His own book, The Universe Next Door, is an introduction to different worldviews.  It uses as illustrations works of literature, as well as philosophy, cultural analysis, and the arts.  Sire’s worldview criticism gave me a way to study literature that tied in well to my Christian faith.  I wasn’t Christianizing everything; rather, I was looking at literature in its own terms, but noting its deeper currents, seeing how they disclosed the inner dynamics, as well as inadequacies, of the author’s views of reality, indeed, the religious dimension, even of authors that seemed to have no religion.  And I could see the Christian worldview playing out in writers of the past, not just in overtly Christian authors such as Dante and Milton, but in “secular” authors such as Shakespeare, whose assumptions about morality, nature, and human nature were Biblical to the core.  In my studies, I started writing papers using Sire’s worldview analysis and getting good grades and praise for them.  After all, attention to worldviews is kind of like postmodernism in being attuned to the diversity of thought and expression.

Anyway, we kept in touch.  We had something then called letters, which were scratched out in ink on paper.  When I was in the neighborhood, I’d drop in on him in his office in Downers Grove.  He would take me to lunch, always picking up the tab.  Then we would go into the book store at InterVarsity Press and he would just start pulingl down titles from the shelves, giving me an armload of books to take home, never letting me pay for any of them.

I got my Ph.D., found a job in a little Oklahoma state college, became a Lutheran, which distanced me somewhat from his Reformed theology and his Kuyperian methods, but we stayed friends and correspondents.  In my Bible reading, I was noticing that the Scriptures actually say quite a bit about the arts.  But I never heard any of these passages commented upon.  I was finding answers to a number of aesthetic issues that were relevant to literature also.  I was writing Jim, telling him about what I was learning.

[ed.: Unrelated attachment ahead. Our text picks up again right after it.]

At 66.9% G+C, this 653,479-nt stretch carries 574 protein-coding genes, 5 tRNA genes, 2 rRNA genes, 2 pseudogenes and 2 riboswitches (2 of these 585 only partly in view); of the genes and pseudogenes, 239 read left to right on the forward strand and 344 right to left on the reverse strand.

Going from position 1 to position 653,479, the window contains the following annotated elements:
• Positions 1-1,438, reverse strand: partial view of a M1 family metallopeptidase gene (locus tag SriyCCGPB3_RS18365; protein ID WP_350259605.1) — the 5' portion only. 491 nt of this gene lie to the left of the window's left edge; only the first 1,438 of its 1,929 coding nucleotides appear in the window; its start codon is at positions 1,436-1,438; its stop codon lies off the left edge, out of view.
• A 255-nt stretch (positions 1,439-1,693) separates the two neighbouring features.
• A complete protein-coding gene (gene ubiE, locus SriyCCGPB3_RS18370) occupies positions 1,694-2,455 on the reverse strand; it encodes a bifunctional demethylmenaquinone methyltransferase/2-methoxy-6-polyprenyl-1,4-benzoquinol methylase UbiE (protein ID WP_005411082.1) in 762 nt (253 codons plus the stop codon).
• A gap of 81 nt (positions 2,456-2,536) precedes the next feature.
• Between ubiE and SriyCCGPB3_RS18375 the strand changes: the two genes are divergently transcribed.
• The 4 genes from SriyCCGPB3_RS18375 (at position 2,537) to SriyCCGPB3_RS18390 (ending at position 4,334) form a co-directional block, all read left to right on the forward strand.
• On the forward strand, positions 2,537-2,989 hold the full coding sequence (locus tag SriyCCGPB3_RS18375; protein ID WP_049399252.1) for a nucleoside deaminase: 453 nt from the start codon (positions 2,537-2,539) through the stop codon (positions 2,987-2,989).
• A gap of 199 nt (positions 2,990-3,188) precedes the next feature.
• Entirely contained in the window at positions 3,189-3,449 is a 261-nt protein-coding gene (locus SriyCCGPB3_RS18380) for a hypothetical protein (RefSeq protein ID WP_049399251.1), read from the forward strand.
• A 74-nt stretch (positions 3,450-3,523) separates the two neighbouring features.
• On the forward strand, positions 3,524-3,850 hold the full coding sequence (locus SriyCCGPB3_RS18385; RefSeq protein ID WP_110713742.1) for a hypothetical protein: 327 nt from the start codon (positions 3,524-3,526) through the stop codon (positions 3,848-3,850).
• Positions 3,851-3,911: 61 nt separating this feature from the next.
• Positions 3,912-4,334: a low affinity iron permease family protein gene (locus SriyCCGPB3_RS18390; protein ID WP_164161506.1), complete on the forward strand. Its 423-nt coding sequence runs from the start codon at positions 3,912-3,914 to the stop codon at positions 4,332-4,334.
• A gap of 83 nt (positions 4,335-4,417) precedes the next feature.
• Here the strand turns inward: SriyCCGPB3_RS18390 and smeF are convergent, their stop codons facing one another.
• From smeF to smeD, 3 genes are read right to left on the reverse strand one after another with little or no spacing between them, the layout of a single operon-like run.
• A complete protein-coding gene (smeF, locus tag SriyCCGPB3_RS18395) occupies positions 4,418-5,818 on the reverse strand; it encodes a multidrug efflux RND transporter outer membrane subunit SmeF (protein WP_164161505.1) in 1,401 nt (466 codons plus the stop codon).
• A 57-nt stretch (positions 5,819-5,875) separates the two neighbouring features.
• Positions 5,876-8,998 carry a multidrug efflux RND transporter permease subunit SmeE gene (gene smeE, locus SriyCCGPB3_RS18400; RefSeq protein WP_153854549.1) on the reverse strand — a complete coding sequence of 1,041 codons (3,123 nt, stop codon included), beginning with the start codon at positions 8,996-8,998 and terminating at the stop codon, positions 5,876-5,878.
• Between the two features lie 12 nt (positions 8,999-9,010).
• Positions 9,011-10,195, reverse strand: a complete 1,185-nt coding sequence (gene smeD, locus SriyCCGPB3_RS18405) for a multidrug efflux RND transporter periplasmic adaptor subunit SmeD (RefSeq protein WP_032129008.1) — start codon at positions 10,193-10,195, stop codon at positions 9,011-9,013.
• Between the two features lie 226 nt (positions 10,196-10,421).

He encouraged me write it up and to send him the results.  I did.  I had sent him a couple of discourses, whereupon he offered me a publishing contract!   My discourses turned into chapters, and the chapters into my first book:  The Gift of Art:  The Place of the Arts in Scripture.

(That book is now out of print, though Amazon still has some for sale at an exorbitant price.  I later included that work as part of   a much larger book on the arts entitled State of the Arts:  From Bezalel to Mapplethorpe.)

Anyway, that got me started.  More books on many different topics followed, most of which were written for Christian publishers.  This also put me in the orbit of the Christian academic world.

Some people have wondered how, as a confessional Lutheran (a group that tends to stick to their own kind), I have been able to have so many ties with the larger evangelical, conservative Christian world.  That answer, as in so many other dimensions of my career, comes down to  James Sire.

Now that I am retired, I find myself looking back over my life, tracing its threads and marveling at the tapestry that was Providentially woven.

Not being Catholic, I can’t pray to the saints by saying, “Thank you, Jim!”  But I can express my gratitude by recounting how I was blessed by the personal interest he took in a lowly grad student, by his active and formative mentorship, by his publishing my first book, and by his starting me on my way.

If you have benefited in any way from something I have written or something we talked about in a classroom, you too owe a debt to James Sire.

 

 

Illustration from InterVarsity Press, Twitter, @ivpress